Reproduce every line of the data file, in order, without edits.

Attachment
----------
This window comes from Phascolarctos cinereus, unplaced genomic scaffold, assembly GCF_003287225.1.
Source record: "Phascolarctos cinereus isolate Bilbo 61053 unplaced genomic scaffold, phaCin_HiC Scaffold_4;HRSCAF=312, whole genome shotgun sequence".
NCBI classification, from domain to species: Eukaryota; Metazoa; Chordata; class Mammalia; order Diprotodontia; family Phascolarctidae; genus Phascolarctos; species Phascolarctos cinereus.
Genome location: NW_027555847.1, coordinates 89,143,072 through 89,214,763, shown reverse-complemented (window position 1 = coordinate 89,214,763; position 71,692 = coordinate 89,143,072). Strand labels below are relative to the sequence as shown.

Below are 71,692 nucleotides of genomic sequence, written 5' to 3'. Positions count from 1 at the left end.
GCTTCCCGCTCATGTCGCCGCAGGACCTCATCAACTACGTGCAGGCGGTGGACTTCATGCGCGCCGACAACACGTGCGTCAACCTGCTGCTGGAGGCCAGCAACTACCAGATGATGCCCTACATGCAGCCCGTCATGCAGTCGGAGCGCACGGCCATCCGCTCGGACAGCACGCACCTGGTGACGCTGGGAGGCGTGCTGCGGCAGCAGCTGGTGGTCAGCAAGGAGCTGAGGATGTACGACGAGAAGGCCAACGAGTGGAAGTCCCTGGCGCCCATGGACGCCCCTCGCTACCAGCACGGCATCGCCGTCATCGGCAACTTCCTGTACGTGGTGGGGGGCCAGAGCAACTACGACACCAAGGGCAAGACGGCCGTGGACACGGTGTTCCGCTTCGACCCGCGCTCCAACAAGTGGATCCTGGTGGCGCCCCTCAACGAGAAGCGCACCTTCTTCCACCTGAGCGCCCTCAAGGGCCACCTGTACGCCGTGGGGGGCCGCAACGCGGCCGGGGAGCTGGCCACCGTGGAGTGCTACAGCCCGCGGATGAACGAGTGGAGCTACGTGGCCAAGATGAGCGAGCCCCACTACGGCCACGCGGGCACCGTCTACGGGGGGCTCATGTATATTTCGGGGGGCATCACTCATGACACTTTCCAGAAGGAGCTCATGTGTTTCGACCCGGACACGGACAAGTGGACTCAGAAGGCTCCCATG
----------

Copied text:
This window comes from Phascolarctos cinereus, unplaced genomic scaffold, assembly GCF_003287225.1.
Source record: "Phascolarctos cinereus isolate Bilbo 61053 unplaced genomic scaffold, phaCin_HiC Scaffold_4;HRSCAF=312, whole genome shotgun sequence".
NCBI classification, from domain to species: Eukaryota; Metazoa; Chordata; class Mammalia; order Diprotodontia; family Phascolarctidae; genus Phascolarctos; species Phascolarctos cinereus.
Genome location: NW_027555847.1, coordinates 89,143,072 through 89,214,763, shown reverse-complemented (window position 1 = coordinate 89,214,763; position 71,692 = coordinate 89,143,072). Strand labels below are relative to the sequence as shown.

Below are 71,692 nucleotides of genomic sequence, written 5' to 3'. Positions count from 1 at the left end.
GCTTCCCGCTCATGTCGCCGCAGGACCTCATCAACTACGTGCAGGCGGTGGACTTCATGCGCGCCGACAACACGTGCGTCAACCTGCTGCTGGAGGCCAGCAACTACCAGATGATGCCCTACATGCAGCCCGTCATGCAGTCGGAGCGCACGGCCATCCGCTCGGACAGCACGCACCTGGTGACGCTGGGAGGCGTGCTGCGGCAGCAGCTGGTGGTCAGCAAGGAGCTGAGGATGTACGACGAGAAGGCCAACGAGTGGAAGTCCCTGGCGCCCATGGACGCCCCTCGCTACCAGCACGGCATCGCCGTCATCGGCAACTTCCTGTACGTGGTGGGGGGCCAGAGCAACTACGACACCAAGGGCAAGACGGCCGTGGACACGGTGTTCCGCTTCGACCCGCGCTCCAACAAGTGGATCCTGGTGGCGCCCCTCAACGAGAAGCGCACCTTCTTCCACCTGAGCGCCCTCAAGGGCCACCTGTACGCCGTGGGGGGCCGCAACGCGGCCGGGGAGCTGGCCACCGTGGAGTGCTACAGCCCGCGGATGAACGAGTGGAGCTACGTGGCCAAGATGAGCGAGCCCCACTACGGCCACGCGGGCACCGTCTACGGGGGGCTCATGTATATTTCGGGGGGCATCACTCATGACACTTTCCAGAAGGAGCTCATGTGTTTCGACCCGGACACGGACAAGTGGACTCAGAAGGCTCCCATG